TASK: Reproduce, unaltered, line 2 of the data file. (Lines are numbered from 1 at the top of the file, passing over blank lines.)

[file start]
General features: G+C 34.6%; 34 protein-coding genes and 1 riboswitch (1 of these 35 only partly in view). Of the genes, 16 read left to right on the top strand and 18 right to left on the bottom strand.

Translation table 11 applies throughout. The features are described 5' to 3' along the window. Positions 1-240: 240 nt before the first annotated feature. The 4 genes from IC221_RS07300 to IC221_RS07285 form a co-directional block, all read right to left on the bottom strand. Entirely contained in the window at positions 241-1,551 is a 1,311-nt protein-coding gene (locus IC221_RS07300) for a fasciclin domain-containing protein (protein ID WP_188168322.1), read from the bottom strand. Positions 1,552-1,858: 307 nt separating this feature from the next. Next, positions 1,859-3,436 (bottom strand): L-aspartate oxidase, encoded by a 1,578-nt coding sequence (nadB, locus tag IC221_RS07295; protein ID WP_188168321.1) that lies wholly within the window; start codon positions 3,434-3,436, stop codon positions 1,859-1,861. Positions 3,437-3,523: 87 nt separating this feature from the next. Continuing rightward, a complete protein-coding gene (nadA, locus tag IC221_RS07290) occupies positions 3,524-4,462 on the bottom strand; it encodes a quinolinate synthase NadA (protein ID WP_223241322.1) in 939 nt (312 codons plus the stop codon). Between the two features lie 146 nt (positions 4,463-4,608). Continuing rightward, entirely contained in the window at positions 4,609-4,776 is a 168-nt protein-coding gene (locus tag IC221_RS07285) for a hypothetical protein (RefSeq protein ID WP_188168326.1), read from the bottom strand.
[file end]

Translation table 11 applies throughout. The features are described 5' to 3' along the window. Positions 1-240: 240 nt before the first annotated feature. The 4 genes from IC221_RS07300 to IC221_RS07285 form a co-directional block, all read right to left on the bottom strand. Entirely contained in the window at positions 241-1,551 is a 1,311-nt protein-coding gene (locus IC221_RS07300) for a fasciclin domain-containing protein (protein ID WP_188168322.1), read from the bottom strand. Positions 1,552-1,858: 307 nt separating this feature from the next. Next, positions 1,859-3,436 (bottom strand): L-aspartate oxidase, encoded by a 1,578-nt coding sequence (nadB, locus tag IC221_RS07295; protein ID WP_188168321.1) that lies wholly within the window; start codon positions 3,434-3,436, stop codon positions 1,859-1,861. Positions 3,437-3,523: 87 nt separating this feature from the next. Continuing rightward, a complete protein-coding gene (nadA, locus tag IC221_RS07290) occupies positions 3,524-4,462 on the bottom strand; it encodes a quinolinate synthase NadA (protein ID WP_223241322.1) in 939 nt (312 codons plus the stop codon). Between the two features lie 146 nt (positions 4,463-4,608). Continuing rightward, entirely contained in the window at positions 4,609-4,776 is a 168-nt protein-coding gene (locus tag IC221_RS07285) for a hypothetical protein (RefSeq protein ID WP_188168326.1), read from the bottom strand.